FLAT 20% OFF and 3-Months ADDED Validity on All Courses Absolutely FREE! Enroll Now Use Code: INDIA20
LCI Learning

Share on Facebook

Share on Twitter

Share on LinkedIn

Share on Email

Share More

  • A BMW driver was discharged by the Delhi Court for a case filed against him in June 2019, under Sec 429 IPC for killing a stray dog in a road accident.
  • The case was filed in 2019 at Mayur Vihar Police Station by a woman who had witnessed the BMW driver killing a stray dog at the Mayur Vihar red light.
  • She also alleged that the car ran over the dog twice. She further added that the driver went swiftly past her despite her efforts to stop him.
  • She then filed an FIR under Section 428/429 of IPC. The charge was framed by a metropolitan magistrate in March 2022.
  • Justice Deepali Sharma, Additional Sessions Judge held on 19 November, 2022 observed that for Sec 429 IPC to apply, the element of commission of mischief must be present.
  • It is mandatory to prove that the accused had the intention or requisite knowledge to cause such damage or wrongful loss to the public.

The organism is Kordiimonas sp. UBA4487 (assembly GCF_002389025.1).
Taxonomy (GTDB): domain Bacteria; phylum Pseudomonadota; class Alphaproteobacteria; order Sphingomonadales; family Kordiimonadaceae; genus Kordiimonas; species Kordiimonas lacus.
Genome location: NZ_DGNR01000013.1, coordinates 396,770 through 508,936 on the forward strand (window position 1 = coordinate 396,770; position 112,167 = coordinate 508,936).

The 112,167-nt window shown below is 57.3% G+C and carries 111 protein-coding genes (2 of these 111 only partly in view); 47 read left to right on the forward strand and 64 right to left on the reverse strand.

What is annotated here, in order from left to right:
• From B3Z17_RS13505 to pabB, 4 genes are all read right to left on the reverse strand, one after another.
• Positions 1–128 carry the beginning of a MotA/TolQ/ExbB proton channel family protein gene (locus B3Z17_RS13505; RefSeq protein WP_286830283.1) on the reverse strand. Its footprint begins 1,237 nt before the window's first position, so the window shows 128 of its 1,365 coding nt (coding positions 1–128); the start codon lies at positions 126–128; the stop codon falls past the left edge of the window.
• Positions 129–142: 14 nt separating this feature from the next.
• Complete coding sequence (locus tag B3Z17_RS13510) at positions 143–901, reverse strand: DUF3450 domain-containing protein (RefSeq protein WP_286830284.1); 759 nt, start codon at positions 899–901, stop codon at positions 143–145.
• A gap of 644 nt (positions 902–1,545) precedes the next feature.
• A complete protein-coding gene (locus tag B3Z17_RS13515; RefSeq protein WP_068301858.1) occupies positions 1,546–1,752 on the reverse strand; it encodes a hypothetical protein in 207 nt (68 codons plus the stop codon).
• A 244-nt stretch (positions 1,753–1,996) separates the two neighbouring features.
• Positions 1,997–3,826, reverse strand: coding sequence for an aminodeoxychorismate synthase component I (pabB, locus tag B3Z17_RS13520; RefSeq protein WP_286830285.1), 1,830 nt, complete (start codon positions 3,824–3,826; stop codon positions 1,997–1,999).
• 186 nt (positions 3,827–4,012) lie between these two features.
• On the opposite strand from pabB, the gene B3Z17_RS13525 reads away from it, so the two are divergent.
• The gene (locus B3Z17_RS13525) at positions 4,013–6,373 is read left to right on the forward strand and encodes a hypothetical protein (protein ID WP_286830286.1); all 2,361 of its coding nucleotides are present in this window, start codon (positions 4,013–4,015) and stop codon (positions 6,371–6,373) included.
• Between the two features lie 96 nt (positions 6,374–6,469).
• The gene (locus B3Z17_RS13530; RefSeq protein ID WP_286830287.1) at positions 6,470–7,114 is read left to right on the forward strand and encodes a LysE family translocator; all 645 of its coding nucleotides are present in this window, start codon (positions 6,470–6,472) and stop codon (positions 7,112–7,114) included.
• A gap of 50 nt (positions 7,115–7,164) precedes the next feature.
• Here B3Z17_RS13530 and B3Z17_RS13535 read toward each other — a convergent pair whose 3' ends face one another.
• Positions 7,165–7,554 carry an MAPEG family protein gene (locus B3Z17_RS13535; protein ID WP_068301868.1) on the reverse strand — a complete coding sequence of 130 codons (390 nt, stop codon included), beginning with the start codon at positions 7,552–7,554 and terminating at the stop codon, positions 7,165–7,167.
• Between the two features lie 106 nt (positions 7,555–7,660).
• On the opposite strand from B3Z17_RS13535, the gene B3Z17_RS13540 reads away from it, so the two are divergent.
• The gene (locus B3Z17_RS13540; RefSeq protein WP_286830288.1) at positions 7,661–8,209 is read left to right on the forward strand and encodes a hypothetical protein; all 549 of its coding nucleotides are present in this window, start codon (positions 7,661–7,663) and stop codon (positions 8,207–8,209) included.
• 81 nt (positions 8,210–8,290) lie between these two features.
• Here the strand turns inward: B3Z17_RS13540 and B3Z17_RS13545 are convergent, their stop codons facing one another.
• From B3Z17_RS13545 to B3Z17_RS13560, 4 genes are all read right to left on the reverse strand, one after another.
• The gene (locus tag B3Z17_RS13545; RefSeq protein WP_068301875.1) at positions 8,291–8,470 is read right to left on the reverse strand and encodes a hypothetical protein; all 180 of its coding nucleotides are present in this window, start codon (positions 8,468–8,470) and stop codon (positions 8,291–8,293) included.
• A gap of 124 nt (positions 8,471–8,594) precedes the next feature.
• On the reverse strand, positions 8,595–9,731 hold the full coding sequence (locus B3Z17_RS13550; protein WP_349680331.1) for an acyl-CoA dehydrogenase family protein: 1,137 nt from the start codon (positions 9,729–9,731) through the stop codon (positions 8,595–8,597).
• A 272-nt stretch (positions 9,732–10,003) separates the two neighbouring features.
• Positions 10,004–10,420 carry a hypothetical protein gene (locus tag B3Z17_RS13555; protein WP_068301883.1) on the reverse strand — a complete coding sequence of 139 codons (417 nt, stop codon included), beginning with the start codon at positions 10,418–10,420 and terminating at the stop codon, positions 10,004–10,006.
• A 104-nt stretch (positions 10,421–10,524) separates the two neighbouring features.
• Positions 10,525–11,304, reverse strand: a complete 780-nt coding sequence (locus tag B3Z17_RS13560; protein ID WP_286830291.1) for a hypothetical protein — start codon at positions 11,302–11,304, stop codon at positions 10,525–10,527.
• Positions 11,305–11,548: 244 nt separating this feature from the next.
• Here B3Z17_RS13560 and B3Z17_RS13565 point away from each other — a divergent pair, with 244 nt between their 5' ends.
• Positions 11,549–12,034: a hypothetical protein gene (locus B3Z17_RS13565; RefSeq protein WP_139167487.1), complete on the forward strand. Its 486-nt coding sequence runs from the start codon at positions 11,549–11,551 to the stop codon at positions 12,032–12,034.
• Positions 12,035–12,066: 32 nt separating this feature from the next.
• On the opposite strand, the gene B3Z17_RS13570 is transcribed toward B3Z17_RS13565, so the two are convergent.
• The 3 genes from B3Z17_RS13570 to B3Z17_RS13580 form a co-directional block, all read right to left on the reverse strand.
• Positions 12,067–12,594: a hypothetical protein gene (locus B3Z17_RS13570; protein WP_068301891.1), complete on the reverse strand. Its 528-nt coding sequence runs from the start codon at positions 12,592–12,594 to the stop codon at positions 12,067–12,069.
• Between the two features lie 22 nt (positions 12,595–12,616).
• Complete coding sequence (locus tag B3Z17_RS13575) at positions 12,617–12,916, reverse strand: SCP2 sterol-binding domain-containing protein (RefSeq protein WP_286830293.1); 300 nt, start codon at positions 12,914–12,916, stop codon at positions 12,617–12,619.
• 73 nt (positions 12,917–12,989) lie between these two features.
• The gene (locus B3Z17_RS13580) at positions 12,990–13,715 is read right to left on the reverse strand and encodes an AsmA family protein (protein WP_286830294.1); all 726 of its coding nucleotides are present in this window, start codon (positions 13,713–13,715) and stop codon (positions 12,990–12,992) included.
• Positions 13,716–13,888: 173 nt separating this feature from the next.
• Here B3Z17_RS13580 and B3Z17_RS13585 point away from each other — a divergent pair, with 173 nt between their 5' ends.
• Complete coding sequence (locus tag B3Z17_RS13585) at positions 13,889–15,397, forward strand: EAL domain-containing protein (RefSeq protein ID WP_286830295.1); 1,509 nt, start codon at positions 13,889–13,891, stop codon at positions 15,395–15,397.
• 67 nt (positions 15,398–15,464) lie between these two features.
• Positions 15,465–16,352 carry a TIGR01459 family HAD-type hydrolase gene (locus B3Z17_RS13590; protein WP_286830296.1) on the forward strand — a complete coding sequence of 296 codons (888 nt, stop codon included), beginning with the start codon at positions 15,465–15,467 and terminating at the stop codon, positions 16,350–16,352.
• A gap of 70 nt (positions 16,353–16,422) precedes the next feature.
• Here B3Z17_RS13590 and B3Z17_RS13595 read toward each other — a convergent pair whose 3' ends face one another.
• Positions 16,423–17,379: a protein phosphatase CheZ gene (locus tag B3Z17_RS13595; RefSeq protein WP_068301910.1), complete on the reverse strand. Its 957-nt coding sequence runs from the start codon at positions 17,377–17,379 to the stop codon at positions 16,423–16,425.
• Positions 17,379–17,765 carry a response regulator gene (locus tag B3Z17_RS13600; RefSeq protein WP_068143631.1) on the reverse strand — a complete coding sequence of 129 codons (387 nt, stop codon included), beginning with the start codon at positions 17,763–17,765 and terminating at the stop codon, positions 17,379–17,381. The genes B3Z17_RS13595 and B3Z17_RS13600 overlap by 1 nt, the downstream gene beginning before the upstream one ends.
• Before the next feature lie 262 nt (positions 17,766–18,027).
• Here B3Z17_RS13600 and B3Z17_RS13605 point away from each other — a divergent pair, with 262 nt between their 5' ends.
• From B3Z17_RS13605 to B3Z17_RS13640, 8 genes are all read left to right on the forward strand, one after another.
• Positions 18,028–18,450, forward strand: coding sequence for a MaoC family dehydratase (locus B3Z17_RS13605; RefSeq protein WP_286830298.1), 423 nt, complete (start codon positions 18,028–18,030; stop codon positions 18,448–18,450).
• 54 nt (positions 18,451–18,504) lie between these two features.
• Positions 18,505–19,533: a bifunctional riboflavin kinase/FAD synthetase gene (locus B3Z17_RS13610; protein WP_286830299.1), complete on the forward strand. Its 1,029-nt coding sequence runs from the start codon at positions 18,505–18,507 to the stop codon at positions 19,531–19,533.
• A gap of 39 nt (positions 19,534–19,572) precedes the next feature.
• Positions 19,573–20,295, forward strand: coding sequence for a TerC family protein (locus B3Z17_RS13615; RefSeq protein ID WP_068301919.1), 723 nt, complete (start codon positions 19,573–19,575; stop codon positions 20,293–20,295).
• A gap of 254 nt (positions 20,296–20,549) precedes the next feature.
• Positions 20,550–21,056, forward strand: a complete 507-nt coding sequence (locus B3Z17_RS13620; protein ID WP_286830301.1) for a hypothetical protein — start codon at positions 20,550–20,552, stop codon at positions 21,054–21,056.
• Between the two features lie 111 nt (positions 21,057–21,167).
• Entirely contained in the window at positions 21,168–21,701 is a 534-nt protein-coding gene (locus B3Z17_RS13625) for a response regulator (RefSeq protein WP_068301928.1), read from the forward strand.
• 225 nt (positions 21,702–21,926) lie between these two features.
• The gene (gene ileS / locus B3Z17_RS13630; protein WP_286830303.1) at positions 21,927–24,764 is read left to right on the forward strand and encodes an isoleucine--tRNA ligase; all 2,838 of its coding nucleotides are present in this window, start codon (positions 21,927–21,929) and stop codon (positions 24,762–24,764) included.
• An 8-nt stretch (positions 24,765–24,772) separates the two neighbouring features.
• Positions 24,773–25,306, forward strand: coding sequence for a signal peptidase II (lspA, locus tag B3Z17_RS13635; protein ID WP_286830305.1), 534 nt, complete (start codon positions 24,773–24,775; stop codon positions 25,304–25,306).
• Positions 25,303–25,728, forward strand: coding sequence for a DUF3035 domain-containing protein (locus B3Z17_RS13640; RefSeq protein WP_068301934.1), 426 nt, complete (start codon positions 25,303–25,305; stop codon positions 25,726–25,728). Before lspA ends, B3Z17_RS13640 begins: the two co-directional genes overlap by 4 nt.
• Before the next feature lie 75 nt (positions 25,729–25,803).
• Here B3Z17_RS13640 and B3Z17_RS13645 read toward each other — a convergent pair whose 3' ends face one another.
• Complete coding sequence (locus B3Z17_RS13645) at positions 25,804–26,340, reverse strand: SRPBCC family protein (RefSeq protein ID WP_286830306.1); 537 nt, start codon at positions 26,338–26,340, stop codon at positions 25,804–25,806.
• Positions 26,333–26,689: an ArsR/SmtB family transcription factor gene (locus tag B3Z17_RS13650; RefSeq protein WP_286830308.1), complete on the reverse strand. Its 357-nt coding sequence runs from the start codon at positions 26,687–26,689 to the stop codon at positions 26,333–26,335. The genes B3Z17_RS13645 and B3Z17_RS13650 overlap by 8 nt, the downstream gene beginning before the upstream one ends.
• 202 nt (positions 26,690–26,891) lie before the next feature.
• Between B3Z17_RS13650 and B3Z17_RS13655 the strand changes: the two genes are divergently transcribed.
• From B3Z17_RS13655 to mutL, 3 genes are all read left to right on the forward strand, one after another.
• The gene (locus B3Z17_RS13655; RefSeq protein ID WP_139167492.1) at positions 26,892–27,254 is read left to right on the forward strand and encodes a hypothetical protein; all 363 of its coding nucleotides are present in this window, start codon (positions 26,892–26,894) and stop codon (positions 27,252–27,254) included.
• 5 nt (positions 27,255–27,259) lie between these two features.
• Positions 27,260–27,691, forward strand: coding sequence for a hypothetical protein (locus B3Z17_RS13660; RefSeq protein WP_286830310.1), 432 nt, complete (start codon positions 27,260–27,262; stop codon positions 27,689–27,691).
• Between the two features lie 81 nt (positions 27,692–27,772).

• From a plain reading of the FIR, it could be said that the accused driver was driving his car and had accidentally hit the dog, which resulted in the dog dying.
  • The court said that the FIR has no mention of the deliberate intention of the driver to hit the dog.
  • Though the accused was driving the car at a high speed, this alone cannot be attributed to say that he hit the dog to commit mischief under Section 429 IPC.
  • The court in light of the facts, held that the accused is to be discharged of the offence charged against him under Section 429 IPC.
  • The court delivered its decision based on a revision petition filed by Puneet against the trial court order to charge the accused under Section 429 IPC.
  • In the revision petition, the counsel of the accused contended before the Sessions Court that Section 429 shall not apply to street dogs, and neither was there any presence of a deliberate intention to kill the dog and hence does not constitute mischief.
  • A stray dog does not fall within the ambit of animals mentioned in the section and hence was not a property that could be subjected to an offence under Section 429 IPC.
  • The Additional Public Prosecutor had argued that the trial court had rightly convicted the accused as he had killed a dog, driving at high speed.
  • The impugned order convicting the accused was set aside.
"Loved reading this piece by Raashi Saxena?
Join LAWyersClubIndia's network for daily News Updates, Judgment Summaries, Articles, Forum Threads, Online Law Courses, and MUCH MORE!!"

Tags :

  Views  40  Report

Post a Suggestion for LCI Team
Post a Legal Query